This post is in response to Dear Men: Wake Up and Smell the Inequality by Adam Grant

“It may still be a man's world. But it is no longer, in any way, a boy's.”

                 -- Michelle Conlin, “The New Gender Gap.” Business Week cover story, May 25, 2003.

I have high regard for Adam Grant, whose bestselling book, Give and Take: Why Helping Others Drives Our Success, shows how altruism can be a key to accomplishment. And perhaps I should focus on that when I think about his post on Psychology Today, whose title is not quite as gracious. It’s “Dear Men: Wake Up and Smell the Inequality,” and it talks about how women still do not have an equal opportunity in the workplace, and that it’s time for men to work hard to change this.

But he is certainly not making it easy for me, a man, since not only the title, but the text itself addresses men in a condescending and patronizing way. Consider his two hypotheses as to why men don’t recognize the fact that women still don’t have the same opportunities to rise up as they do: First is “Men are stupid.” Granted, he admits that “not all men are idiots,” but this does set a tone.

His main hypothesis, however, is Number 2, “Men are blind.” He writes, “Many intelligent men have a hard time stomaching the idea that the world of work still isn’t fair. Not long ago, I was one of them.

As soon as I read Grant’s piece, which was on the day it was published, I wondered, and wrote in my journal, “Does he have daughters?” So when I clicked on his link “I was one of them,” and found that yes, he does -- I was not surprised.

He had written, “My eyes started to open when my wife and I welcomed our first child, and then our second—both daughters. All of a sudden, I found myself worrying about their future, and noticing how different the world was for them. I learned that the daughter effect isn’t unique to me. In Working Fathers, Jim Levine and Todd Pittinsky report that companies were most likely to become family-friendly and embrace flexible work schedules when a male CEO’s adult daughter was working in a less supportive environment. And two years ago, I wrote enthusiastically about evidence that having daughters motivates male CEOs to pay their employees more generously and male legislators to vote in support of women’s reproductive rights.”       

My question to Professor Grant is this: What is someone like me to do? While I had a mother I loved and respected, and I have a wife I adore, my children and grandchildren – for whom, like every parent and grandparent, I want the best – all happen to be males, all seven of them: three grown sons and four young grandsons. What do I tell my sons? That they should encourage their sons to support the aspirations of girls, girls who are already surpassing them in school at all levels, and going on to graduate schools in larger numbers?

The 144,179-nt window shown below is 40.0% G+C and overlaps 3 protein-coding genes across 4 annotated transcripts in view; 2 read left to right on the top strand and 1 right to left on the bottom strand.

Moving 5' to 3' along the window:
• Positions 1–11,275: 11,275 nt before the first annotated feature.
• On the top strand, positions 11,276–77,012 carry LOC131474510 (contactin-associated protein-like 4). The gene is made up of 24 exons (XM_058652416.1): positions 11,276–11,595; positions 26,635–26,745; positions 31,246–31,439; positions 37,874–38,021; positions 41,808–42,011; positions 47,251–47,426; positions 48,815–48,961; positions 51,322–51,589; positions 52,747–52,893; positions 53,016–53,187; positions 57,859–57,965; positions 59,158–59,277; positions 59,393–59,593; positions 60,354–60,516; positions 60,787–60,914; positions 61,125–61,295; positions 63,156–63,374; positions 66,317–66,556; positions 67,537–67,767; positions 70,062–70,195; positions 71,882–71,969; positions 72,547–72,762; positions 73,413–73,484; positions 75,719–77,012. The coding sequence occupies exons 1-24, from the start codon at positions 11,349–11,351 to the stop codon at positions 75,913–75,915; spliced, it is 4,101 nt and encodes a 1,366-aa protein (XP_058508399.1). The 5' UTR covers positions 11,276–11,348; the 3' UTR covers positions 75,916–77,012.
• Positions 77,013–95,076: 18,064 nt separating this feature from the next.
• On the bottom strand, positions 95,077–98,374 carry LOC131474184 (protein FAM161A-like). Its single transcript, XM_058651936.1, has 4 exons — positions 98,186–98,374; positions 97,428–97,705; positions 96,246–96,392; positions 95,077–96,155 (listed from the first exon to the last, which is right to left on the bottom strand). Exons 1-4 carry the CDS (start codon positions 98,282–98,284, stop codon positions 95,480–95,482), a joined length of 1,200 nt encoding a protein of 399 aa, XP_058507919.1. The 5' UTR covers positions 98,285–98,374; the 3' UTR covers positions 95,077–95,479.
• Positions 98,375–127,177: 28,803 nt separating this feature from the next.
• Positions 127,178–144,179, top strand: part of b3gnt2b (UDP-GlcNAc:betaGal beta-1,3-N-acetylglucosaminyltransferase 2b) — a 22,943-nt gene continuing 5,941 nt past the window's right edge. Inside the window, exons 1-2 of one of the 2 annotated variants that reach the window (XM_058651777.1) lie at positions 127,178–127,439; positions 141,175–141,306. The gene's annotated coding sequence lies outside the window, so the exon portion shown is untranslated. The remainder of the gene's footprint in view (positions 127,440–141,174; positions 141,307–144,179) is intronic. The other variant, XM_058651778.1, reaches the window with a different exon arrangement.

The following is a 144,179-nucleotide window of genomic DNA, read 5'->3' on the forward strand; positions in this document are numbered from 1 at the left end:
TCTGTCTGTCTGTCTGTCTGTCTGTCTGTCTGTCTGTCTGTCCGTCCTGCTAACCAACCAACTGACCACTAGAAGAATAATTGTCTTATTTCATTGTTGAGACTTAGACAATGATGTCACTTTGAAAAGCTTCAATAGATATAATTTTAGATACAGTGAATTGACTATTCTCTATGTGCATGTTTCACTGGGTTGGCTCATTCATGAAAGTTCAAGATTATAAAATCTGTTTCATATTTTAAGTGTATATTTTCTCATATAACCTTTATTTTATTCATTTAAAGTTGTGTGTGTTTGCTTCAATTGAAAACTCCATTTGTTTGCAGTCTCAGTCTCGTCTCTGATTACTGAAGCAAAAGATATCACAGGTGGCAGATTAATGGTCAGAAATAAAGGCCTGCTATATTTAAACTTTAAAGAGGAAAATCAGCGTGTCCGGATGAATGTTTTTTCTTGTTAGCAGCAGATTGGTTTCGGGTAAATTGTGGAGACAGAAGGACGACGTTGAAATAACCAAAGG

Also, if there is any truth at all to evolutionary psychology, which tells us that women prefer mates who are achievers, what will it mean to Grant’s daughters and the daughters of others, when their pool of eligible men diminishes due to this still not well-known gender gap?

I cannot think of any time when a group that was stagnating in their achievements was being asked to support the aspirations of a group that is outdoing them. Is the situation for women in the workplace what Grant describes? Perhaps so, in which case, yes, steps should be taken to rectify it. But when the current wave of young people comes ashore as adults, there is no reason to believe that girls raised for years on the idea that they can do anything, and supported not only by women but by their fathers, will excel and move up as far as they want. Gloria Steinem is 81 and Sheryl Sandberg is 46. Neither of them grew up in a world anything like what my grandsons’ female peers are growing up in.          

For the past nearly 25 years, with all the attention given to girls -- from “Take Our Daughters to Work” Day, which started in 1993, and Failing at Fairness: How America’s Schools Cheat Girls, published in 1994, to the White House Council on Women and Girls, which was established in 2009, and Gap, Inc. now lending its support to girls -- boys, with their overall poorer school performance, less likelihood to go to college, higher suspension rates, and far higher suicide rates, have been all but ignored.

And a recent New York Times article  shows where a major part of the problem may lie. “Boys are falling behind,” writes author Clair Cain Miller. “They graduate from high school and attend college at lower rates than girls and are more likely to get in trouble, which can hurt them when they enter the job market. This gender gap exists across the United States, but it is far bigger for poor people and for black people. As society becomes more unequal, it seems, it hurts boys more.

“New research from social scientists offers one explanation: Boys are more sensitive than girls to disadvantage. Any disadvantage, like growing up in poverty, in a bad neighborhood or without a father, takes more of a toll on boys than on their sisters. That realization could be a starting point for educators, parents and policy makers who are trying to figure out how to help boys — particularly those from black, Latino and immigrant families.”

To Professor Grant, whom I do greatly respect, I would humbly request this: Please wake up and smell the other gender inequality – in our homes, schools and on our streets.

I very much hope that along with your efforts to support women in the workplace, you use your highly intelligent and well-known voice to publicize and address the very serious issues which America’s boys and young men are facing today. 

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